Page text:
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What is beta-sitosterol plant extract?
Beta-sitosterol is one of many sterols that come
from plants (phytosterols) and have a structure like the cholesterol produced
in the body. You can find phytosterols in many plants and thus in foods such as
rice bran, wheat germ, corn oils, soybeans, and peanuts. Beta-sitosterol is
also available as a dietary supplement.
What is beta-sitosterol used for?
Beta-sitosterol is said to lower
cholesterol levels and reduce the risk of some
cancers. It also is said to relieve symptoms of
benign prostatic hyperplasia (BPH). How beta-sitosterol works is not known. It may
be related to cholesterol
metabolism or anti-inflammatory effects.
A review of studies done on beta-sitosterol showed that men who took it had fewer symptoms than men who took a placebo. Symptoms were measured using the American Urological Association (AUA) symptom index. Men who took beta-sitosterol also had a better urine flow rate then men who took a placebo.1
Research supports the fact that phytosterols,
including beta-sitosterol, can reduce cholesterol levels. Some studies suggest
that phytosterols may reduce the risk of some cancers, but more research is
needed to know how well they really work.
Is beta-sitosterol safe?
Few problems have been reported among
men taking beta-sitosterol for BPH. Some men may have problems with their
stomach and digestion. Beta-sitosterol's ability to prevent complications of
BPH is not known.
Men who have problems urinating should see a
doctor to rule out prostate cancer or other diseases. Prostate cancer is
treatable, but treatment may be more successful when you find and treat the
cancer as early as possible.
Some studies have shown that
phytosterols can help lower cholesterol. But the long-term effects of eating
foods that have phytosterols added to them (for example, some margarines) or
taking phytosterols as a dietary supplement are not yet known.
The U.S. Food and Drug Administration (FDA) does not regulate dietary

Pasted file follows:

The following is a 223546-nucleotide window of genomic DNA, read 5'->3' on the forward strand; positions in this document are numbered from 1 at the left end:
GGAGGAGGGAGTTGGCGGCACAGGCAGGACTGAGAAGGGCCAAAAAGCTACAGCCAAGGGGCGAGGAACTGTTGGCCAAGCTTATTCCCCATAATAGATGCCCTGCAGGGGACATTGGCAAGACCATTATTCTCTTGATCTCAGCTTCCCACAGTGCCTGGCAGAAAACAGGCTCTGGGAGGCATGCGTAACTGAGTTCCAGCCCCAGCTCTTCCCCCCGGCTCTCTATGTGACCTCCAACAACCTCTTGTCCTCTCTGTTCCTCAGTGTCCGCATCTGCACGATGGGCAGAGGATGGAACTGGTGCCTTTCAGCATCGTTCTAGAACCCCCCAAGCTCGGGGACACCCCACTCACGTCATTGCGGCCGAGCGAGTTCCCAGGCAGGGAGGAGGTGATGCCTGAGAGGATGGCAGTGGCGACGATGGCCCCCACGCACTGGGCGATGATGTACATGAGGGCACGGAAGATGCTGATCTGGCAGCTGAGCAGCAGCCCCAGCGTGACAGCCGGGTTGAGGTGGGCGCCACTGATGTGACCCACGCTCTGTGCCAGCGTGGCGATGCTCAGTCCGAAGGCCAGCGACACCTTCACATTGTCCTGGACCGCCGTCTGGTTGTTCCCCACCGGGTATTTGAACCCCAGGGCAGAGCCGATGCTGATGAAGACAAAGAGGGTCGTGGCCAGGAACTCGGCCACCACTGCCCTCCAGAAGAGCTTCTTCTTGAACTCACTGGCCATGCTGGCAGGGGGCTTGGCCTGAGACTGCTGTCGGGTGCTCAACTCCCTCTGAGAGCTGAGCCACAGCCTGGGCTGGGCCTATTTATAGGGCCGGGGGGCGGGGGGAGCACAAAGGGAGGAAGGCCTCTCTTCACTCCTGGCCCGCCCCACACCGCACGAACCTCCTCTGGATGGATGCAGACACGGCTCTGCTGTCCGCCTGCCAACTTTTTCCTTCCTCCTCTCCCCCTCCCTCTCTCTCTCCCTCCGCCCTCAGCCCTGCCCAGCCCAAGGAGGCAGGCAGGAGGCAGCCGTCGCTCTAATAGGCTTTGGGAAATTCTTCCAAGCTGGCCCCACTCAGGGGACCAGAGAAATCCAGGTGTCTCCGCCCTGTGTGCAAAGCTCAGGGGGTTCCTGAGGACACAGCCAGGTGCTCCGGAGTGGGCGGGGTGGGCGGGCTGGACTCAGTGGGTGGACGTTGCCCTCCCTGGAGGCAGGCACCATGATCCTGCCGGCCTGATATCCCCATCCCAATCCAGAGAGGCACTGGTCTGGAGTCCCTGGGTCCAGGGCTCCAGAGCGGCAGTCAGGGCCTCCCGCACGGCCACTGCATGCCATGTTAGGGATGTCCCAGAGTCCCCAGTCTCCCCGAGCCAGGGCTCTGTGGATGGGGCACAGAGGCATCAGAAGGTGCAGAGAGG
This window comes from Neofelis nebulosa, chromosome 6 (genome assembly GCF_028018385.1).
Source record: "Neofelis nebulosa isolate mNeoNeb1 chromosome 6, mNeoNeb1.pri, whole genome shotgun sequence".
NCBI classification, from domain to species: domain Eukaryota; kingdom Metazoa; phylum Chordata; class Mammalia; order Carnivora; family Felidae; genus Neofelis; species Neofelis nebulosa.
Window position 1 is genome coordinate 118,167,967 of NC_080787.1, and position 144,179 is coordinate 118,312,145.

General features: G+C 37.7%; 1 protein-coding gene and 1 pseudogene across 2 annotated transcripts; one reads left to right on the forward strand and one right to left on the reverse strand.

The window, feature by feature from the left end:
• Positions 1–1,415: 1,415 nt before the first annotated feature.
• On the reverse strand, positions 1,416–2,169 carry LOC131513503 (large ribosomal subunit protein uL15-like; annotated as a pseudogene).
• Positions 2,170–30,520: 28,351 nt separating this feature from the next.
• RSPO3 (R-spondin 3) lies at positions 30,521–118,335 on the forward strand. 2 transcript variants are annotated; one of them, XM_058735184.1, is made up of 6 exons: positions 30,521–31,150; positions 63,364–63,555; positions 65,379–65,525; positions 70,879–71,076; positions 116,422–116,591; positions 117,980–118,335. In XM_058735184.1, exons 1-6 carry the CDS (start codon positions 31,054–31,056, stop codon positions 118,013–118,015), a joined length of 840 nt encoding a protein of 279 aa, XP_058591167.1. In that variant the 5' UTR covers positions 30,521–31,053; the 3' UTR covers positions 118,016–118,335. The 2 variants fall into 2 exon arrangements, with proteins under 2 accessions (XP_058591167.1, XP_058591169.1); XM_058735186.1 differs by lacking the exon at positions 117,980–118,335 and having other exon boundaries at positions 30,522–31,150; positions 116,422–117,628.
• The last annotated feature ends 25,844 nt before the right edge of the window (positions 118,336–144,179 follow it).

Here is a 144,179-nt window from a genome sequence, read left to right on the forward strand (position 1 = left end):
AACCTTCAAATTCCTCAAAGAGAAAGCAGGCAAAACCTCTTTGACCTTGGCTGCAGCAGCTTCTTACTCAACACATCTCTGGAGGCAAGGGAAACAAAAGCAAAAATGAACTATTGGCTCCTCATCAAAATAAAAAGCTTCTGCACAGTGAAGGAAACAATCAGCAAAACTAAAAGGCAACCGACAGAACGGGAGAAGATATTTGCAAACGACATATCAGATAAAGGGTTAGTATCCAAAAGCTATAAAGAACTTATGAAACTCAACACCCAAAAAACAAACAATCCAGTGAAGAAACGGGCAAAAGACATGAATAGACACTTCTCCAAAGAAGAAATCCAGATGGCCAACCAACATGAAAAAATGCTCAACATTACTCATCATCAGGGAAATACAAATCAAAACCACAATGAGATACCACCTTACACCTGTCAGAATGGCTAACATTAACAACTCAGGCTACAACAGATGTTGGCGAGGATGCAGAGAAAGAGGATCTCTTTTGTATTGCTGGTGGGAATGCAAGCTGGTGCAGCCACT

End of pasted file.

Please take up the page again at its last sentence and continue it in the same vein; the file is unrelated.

supplements in the same way it regulates medicines. A dietary supplement can be
sold with limited or no research on how well it works.
tell your doctor if you are using a dietary supplement or if you are thinking
about combining a dietary supplement with your conventional medical treatment.
It may not be safe to forgo your conventional medical treatment and rely only
on a dietary supplement. This is especially important for women who are
pregnant or breast-feeding.
When using dietary supplements, keep
in mind the following:
Wilt TJ, et al. (1999). Beta-sitosterols for benign prostatic hyperplasia. Cochrane Database of Systematic Reviews (3).
Other Works Consulted
Beta sitosterol (2004). In A DerMarderosian, J
Beutler, eds., Review of Natural Products. St. Louis:
Wolters Kluwer Health.
Bradford PG, Awad AB (2007). Phytosterols as
anticancer compounds. Molecular Nutrition and Food Research, 51(2): 161–70.
Gylling H, et al. (1997). Reduction of serum
cholesterol in postmenopausal women with previous myocardial infarction and
cholesterol malabsorption induced by dietary sitostanol ester margarine: Women
and dietary sitostanol. Circulation, 96(12):
Miettinen TA, et al. (1995). Reduction of serum
cholesterol with sitostanol-ester margarine in a mildly hypercholesterolemic
population. New England Journal of Medicine, 333(20):
Weingarter O, et al. (2008). Vascular effects of diet
supplementation with plant sterols. Journal of the American College of Cardiology, 51(16): 1553.
Weststrate JA, Meijer GW (1998). Plant sterol-enriched
margarines and reduction of plasma total-and HDL-cholesterol concentrations in
normocholesterolaemic and mildly hypercholesterolaemic subjects.
European Journal of Clinical Nutrition, 52(5):
May 9, 2012
Adam Husney, MD - Family Medicine & Marc S. Micozzi, MD, PhD - Complementary and Alternative Medicine
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